On 9 December, Fitch Ratings downgraded the long-term foreign currency issuer default ratings of China Evergrande Group and its subsidiaries Hengda Real Estate Group and Tianji Holdings to ‘Restricted Default’, reflecting non-payment of coupons on US-dollar-denominated bonds after a grace period expired in November.
Fitch also downgraded Kaisa Group Holdings to ‘Restricted Default’ for missing bond payments. In recent months, several other Chinese property companies, including Fantasia Holdings, Modern Land and Sinic Holdings, have also defaulted.
Our view is that a shake-up in the Chinese property development sector will have a meaningful supply-chain impact on the country’s economy but the fallout will be manageable and contained.
The property developers’ debt problems are occurring amid a soft patch in China’s growth cycle, giving rise to questions about whether there will be a contagion effect.
We believe China’s overall economy will remain resilient for a number of reasons. First, the real estate development industry in China is highly fragmented and geographically dispersed. The top 10 property companies in China account for about a quarter of industry market share. In developed markets, the top 10 property developers typically have a 50% share.
Second, Chinese mortgage market fundamentals are sound. Unlike the US sub-prime mortgages that played a big role in the 2008 global financial crisis, Chinese homebuyers borrow on modest loan-to-valuation ratios, typically 50% to 60%, and lenders have full recourse. The repackaging of loans into complex financial instruments—which was also a key factor in 2008—is not present in the Chinese situation.
Third, Chinese banks are prohibited from lending to property developers for land purchases. Chinese developers typically fund these investments by issuing US-dollar-denominated bonds in the Asian bond market. The Chinese banking system’s exposure to these defaulting developers is low.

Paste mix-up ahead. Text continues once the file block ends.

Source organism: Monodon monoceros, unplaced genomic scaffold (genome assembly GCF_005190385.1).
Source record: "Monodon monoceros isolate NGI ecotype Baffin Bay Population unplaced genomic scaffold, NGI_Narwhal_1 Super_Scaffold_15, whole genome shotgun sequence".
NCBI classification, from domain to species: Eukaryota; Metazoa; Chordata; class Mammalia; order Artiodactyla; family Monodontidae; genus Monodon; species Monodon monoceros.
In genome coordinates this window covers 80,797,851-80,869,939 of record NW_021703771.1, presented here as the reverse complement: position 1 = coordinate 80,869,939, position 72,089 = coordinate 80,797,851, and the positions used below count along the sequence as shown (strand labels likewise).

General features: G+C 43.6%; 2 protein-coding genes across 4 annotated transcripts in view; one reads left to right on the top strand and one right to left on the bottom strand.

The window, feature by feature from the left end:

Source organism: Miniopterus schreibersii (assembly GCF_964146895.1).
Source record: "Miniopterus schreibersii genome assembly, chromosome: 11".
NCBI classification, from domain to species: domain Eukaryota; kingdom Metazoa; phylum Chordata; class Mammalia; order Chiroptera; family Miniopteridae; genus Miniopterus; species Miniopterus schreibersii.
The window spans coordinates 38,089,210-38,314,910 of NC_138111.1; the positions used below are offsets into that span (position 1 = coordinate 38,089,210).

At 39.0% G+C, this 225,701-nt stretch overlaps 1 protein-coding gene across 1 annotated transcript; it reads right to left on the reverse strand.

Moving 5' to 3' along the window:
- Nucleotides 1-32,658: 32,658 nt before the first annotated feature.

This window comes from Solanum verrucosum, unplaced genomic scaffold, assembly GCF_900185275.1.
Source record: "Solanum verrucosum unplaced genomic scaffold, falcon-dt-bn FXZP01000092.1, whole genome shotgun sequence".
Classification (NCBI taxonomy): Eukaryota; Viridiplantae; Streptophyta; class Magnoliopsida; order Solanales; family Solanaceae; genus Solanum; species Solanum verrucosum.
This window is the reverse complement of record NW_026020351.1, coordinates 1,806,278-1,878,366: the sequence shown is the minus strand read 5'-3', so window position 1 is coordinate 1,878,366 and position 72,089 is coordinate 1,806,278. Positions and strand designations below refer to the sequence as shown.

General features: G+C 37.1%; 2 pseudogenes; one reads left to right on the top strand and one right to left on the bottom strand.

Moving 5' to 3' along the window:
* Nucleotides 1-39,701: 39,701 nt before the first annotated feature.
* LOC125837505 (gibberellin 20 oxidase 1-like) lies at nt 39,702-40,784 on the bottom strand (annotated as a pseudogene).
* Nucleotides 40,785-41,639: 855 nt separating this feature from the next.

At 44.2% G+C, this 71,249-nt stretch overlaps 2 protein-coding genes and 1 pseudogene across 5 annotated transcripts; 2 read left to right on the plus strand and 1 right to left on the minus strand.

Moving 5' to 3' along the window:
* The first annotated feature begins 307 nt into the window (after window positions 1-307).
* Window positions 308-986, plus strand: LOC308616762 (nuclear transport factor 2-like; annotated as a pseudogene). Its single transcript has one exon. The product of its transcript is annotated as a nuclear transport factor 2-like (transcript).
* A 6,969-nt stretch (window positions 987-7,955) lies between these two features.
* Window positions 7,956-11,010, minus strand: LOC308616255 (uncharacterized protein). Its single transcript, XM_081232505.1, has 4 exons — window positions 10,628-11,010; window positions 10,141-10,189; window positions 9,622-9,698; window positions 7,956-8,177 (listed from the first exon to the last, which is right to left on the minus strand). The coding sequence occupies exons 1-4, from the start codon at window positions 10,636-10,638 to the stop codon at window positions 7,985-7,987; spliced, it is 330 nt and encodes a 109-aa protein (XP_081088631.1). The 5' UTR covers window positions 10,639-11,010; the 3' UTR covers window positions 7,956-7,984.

The key risk for the Chinese economy is not the collapse of these companies but a tightening of lending for the entire sector. This would significantly impact China’s long economic supply chain (e.g., construction companies, subcontractors, steel makers, etc.).
Our view is that the Chinese authorities are highly cognisant of this fallout risk and have macro levers to pull should there be a need for countercyclical measures. These measures could include additional cuts to the bank reserve requirement to encourage lending to the property sector and an easing of the policy rate. In addition, state-owned Chinese banks can be directed to extend credit to homebuyers and to shorten mortgage disbursement wait times to help ease cash flow pressures on developers.
The ability and willingness of Chinese policymakers to navigate the vagaries of GDP growth are strong. We expect activity to rebound from the current soft patch to post full-year GDP growth of about 8% for 2021, which is a decent outcome in the context of COVID-19 challenges. We expect the authorities in China to remain committed to achieving a stable growth path over the long term.
Desmond Soon, portfolio manager and head of investment management, Asia (ex-Japan) and Jie Peng, Asia fixed income credit analyst, Western Asset Management, part of Franklin Templeton